Equipped with 5% less CUDA cores than the GTX 1080 and the same GDDR5 memory as the vanilla GTX 1070, it's not so simple to judge the performance of Nvidia's new GTX 1070 Ti.

We know that it has 2432 cores (27% more than the 1070) and a throughput of 8Gbps thanks to its 256-bit memory bus as well as a base clock frequency matches the GTX 1080 at 1607MHz (7% higher than a stock 1070).

With that information we can guess that in less memory demanding scenarios, it will be close to the GTX 1080 while it will be closer to the 1070 when memory throughput is more critical, although we're curious to see how overclocking affects its standing.

Something else worth noting here is that Nvidia has tied the hands of their board partners somewhat, at least for now. Whereas companies like MSI can produce factory overclocked GTX 1070 and GTX 1080 models, they aren't allowed to do this with the GTX 1070 Ti. Instead, it's up to you to extract that extra performance.

We're hoping to see big gains when overclocking the GTX 1070 Ti although I suspect out of the box the MSI GTX 1070 Ti Gaming won't look particularly impressive when compared to the Gaming X variants of the 1070 and 1080.

For example, the GTX 1070 Gaming X already has a 5% overclock applied from the factory and that will help it reduce that massive core deficit.

Without wasting any time... let's see how the new MSI GTX 1070 Ti Gaming does compared to the 1070 and 1080 Gaming X models as well as AMD's Radeon RX Vega lineup.

System Test Specs

Benchmarks: Gaming Performance

Our Battlefield 1 results should show us just how well the MSI GTX 1070 Ti Gaming does out of the box. At 1440p, using the ultra quality preset it was good for an average of 93fps, which meant it was 12% faster than the GTX 1070 and 11% slower than the GTX 1080, pretty well smack bang in the middle and as luck would have it that places it alongside the air-cooled RX Vega graphics cards -- doubt that's a coincidence.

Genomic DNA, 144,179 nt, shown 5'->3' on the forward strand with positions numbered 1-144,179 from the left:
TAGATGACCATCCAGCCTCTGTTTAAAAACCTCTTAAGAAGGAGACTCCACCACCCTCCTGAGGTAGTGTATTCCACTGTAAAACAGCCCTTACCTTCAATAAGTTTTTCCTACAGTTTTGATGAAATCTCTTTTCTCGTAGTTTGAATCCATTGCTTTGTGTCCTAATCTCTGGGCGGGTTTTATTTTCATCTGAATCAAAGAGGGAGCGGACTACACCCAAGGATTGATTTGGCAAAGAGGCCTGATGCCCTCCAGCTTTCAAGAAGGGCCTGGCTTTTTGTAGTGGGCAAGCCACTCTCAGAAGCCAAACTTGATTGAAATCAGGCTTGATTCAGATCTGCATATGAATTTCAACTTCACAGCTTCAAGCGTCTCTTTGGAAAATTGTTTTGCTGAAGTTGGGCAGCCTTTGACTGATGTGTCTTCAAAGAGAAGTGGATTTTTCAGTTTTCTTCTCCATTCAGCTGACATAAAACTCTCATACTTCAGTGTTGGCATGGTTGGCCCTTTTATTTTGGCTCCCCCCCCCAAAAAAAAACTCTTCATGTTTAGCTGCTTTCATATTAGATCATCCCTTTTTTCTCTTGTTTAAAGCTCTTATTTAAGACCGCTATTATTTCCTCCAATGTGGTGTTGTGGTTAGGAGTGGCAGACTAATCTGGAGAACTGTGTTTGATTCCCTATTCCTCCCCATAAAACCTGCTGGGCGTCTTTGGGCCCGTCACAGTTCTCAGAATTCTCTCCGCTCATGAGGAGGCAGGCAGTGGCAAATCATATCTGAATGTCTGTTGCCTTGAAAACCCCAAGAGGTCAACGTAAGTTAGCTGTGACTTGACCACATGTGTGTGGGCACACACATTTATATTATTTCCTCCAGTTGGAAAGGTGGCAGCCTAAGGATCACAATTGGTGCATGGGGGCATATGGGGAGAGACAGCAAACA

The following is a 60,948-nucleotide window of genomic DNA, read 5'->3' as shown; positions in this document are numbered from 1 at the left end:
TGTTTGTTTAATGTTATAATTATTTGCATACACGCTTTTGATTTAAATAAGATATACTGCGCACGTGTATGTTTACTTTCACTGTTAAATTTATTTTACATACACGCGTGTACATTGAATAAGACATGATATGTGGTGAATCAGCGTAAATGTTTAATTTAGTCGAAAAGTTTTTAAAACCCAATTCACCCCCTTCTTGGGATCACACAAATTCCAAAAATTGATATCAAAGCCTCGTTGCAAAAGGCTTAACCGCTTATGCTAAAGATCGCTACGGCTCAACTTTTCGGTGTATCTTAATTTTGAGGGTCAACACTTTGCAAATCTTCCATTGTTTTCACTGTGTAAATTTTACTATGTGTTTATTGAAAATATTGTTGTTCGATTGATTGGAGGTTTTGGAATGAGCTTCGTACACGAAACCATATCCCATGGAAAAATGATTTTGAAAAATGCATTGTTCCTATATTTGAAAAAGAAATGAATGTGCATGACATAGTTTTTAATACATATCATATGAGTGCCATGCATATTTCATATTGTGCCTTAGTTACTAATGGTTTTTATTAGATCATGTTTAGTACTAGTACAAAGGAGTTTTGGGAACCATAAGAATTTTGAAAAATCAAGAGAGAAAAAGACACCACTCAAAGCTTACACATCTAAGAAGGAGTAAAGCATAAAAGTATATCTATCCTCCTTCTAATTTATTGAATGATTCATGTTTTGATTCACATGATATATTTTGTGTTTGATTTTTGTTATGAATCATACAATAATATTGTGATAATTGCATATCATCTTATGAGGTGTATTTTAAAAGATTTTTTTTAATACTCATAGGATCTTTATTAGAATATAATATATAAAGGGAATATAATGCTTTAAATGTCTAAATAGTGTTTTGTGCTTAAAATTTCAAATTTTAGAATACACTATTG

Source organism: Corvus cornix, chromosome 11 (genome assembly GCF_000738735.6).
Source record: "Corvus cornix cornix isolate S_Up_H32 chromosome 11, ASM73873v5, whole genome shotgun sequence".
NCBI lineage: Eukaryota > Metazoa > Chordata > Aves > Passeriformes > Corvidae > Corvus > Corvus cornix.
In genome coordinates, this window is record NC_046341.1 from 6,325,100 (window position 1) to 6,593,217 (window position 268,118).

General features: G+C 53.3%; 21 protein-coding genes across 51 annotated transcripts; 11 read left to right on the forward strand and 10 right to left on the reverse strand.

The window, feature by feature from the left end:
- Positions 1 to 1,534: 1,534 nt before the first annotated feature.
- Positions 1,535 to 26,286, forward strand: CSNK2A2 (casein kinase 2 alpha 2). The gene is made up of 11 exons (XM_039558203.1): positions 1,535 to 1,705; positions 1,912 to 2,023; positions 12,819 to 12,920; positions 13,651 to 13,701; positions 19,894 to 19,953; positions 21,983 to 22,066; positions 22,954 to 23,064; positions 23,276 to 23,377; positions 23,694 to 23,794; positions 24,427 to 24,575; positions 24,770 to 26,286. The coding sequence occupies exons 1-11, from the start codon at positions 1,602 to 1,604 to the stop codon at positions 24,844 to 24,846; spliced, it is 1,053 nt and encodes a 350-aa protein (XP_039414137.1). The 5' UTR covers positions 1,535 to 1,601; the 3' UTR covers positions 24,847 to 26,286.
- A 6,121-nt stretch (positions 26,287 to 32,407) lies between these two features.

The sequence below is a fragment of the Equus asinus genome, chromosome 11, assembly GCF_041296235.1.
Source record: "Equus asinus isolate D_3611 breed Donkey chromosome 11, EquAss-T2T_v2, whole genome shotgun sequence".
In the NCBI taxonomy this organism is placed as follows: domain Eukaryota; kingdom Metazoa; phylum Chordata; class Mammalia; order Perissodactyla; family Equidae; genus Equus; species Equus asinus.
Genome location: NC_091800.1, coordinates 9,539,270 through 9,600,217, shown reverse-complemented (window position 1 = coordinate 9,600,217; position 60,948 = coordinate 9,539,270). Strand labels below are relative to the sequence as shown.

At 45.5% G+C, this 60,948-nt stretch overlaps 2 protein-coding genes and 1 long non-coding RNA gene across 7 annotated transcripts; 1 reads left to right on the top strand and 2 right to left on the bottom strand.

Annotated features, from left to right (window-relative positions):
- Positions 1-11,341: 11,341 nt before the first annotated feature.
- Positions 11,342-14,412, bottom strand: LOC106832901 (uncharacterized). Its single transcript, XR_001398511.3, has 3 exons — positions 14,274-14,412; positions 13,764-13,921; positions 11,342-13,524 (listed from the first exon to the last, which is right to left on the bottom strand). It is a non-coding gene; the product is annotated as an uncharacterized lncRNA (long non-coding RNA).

Testing with Mass Effect: Andromeda we found that this time the GTX 1070 Ti is 9% faster than the factory overclocked GTX 1070 Gaming X, but 11% slower than the 1080 model. That said, it was able to match the air-cooled Vega 64 graphics card with 61fps on average.

Before getting into the overclocking, I have some Deus Ex: Mankind Divided results and here the 1070 Ti was just 6% faster than the Gaming X 1070. It was also 12% slower than the GTX 1080 so we might find memory overclocking will make a big difference here. AMD does well in this title and therefore the GTX 1070 Ti isn't quite able to catch the Vega 56 graphics card.

Moving on, we have the stock power figures and here we can see that MSI GTX 1070 Ti Gaming consumes the same amount of power as the GTX 1080 Gaming X, which is really only slightly more than the GTX 1070 Gaming X. So there's certainly nothing unexpected about these results and it means the 1070 Ti reduced system consumption by 8% compared to the Vega 56.

When it comes to temperatures, MSI's Twin Frozer 6 cooler keeps things cool and quiet. If GPU temps are below 60 degrees the Torx 2.0 fans won't even spin up. Under load the card maxed out at 64 degrees and ran virtually silent -- it was without question quieter than the case fans which are already quiet. So this should point to some fairly decent overclocking headroom...